Coming of Age in an Election Year: FSS Seniors Feel Insurmountable Pressure


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On April 28th, 2020, Pennsylvania residents from Pittsburgh to Philadelphia will find their way to local community centers, churches, and public schools. They will take time out of their day to wait in line, possibly for hours, all to stand behind a drab curtain and press a few buttons on a plastic machine. 

However irritating or nonsensical the experience of voting may seem, elections, whether for local congressmen, the national legislature, or a presidential nominee, have lasting implications that affect the individual citizen in different ways: Higher taxes? Cheaper healthcare? Cleaner air?

In reality, voting is the epitome of our modern American democracy, the people’s only opportunity to say if they want higher taxes, cheaper healthcare, or cleaner air. For the first time in their lives, many FSS students will be allowed to partake this April.

Four years ago, Donald J. Trump, a well-known television personality and New York businessman, was elected president of the United States of America. Current FSS seniors, then freshman, watched as he rose to power through memes and angry tweets, advocating for nationalism, racism, and xenophobia at every turn. 

For many, the idea that Trump would ever hold the position of President was preposterous. However, as the result of the 2016 election, that fantasy became a stirring reality that took time for students like Hannah Feinberg ‘20 to grapple with. “I think for a lot of people, me especially, the 2016 election was eye-opening,” she says. “We grew up in what felt like this time of progression and positivity with Obama as president. In 2016, that ended.”

Hannah, 15 and unable to vote at the time, could only turn to adults and ask, “How did this happen?” 

This election will be different. Now, because Hannah is 18, she has both the opportunity and responsibility to impact this upcoming election. For her and her peers, that notion has engulfed a fire in their bellies and created a hunger to redirect their future. 

This sentiment was hailed by Cauldron and Environmentalism club leader, Olivia Maltz ‘20. She says, “Young voters need to come out for this election. They absolutely need to. The adults couldn’t handle 2016, and I think it’s the only way we have a chance of beating Donald Trump.”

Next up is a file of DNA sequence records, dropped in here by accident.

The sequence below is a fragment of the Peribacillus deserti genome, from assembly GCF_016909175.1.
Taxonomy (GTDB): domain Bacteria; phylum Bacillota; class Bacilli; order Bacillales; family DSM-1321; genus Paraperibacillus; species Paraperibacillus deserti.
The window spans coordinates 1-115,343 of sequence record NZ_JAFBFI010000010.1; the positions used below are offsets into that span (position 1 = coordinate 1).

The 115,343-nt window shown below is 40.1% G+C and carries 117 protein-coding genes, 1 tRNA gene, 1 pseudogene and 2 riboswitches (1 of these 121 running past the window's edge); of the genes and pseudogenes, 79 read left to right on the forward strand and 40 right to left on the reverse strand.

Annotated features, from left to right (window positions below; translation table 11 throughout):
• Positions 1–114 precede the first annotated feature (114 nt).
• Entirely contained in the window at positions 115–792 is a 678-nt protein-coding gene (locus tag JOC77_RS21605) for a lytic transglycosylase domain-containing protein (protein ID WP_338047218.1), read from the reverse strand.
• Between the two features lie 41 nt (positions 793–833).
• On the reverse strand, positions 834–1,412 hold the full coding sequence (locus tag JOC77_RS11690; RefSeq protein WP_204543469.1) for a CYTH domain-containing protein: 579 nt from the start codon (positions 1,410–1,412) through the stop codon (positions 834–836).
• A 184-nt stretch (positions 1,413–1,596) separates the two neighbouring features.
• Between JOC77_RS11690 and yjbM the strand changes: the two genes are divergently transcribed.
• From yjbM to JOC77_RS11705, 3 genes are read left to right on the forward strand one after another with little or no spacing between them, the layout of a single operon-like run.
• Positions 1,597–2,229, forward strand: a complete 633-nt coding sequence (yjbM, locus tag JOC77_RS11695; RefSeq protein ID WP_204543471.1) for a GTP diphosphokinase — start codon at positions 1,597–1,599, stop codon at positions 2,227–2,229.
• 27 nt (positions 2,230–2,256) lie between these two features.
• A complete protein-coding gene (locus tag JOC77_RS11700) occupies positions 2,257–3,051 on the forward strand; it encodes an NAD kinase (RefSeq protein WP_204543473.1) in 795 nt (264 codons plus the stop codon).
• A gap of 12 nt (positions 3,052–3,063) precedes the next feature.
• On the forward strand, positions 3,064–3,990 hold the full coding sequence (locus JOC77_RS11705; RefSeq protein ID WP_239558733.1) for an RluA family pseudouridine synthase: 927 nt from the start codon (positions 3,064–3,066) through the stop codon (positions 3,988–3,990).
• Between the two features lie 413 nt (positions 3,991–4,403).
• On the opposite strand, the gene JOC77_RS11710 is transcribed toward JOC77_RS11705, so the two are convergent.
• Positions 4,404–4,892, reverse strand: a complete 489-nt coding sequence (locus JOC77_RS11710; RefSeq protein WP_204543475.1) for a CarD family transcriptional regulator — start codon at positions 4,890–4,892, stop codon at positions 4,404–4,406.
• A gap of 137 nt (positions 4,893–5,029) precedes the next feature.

Someone else in the community who feels this passion for empowering young voters is co-student body president, Alec Kane ‘20. Whether sharing his thoughts in devotions or passing out registration forms in the halls, Alec has been vocal about how important he feels the 2020 election is, and he urges everyone: “If you are eligible to vote, please, register.”

In Alec’s eyes, young people like Hannah and Olivia are the key to a Democratic win in 2020: “They have the power to change this country’s government. People are expecting us, young people, to come out and be this progressive voice, and I believe if we do come out in full force, that certain candidates or parties are far, far more likely to win.”

However, even after all that has occurred during Trump’s presidency, such as the Muller investigation, rape allegations, and an impeachment, Trump’s job approval rating is at an all-time high: 49% overall and 94% with Republicans. As the economy seems to progress and wages increase for the first time since the Great Recession, some have grown progressively more comfortable with Trump and his policies. The anger and need for justice felt by the youth isn’t representative of everyone. 

While many FSS seniors remain optimistic, others have begun to question how much their individual vote matters. “I think no matter what we do or who we vote for, there’s a really good chance that Trump will be reelected,” senior class officer and Quake leader, Arley Johnson ‘20 says. While Arley currently fancies himself an Andrew Yang supporter, he thinks the probability that Trump wins again in 2020 is “scary but likely.” He feels like an increasingly messy Democratic primary is at least partially to blame.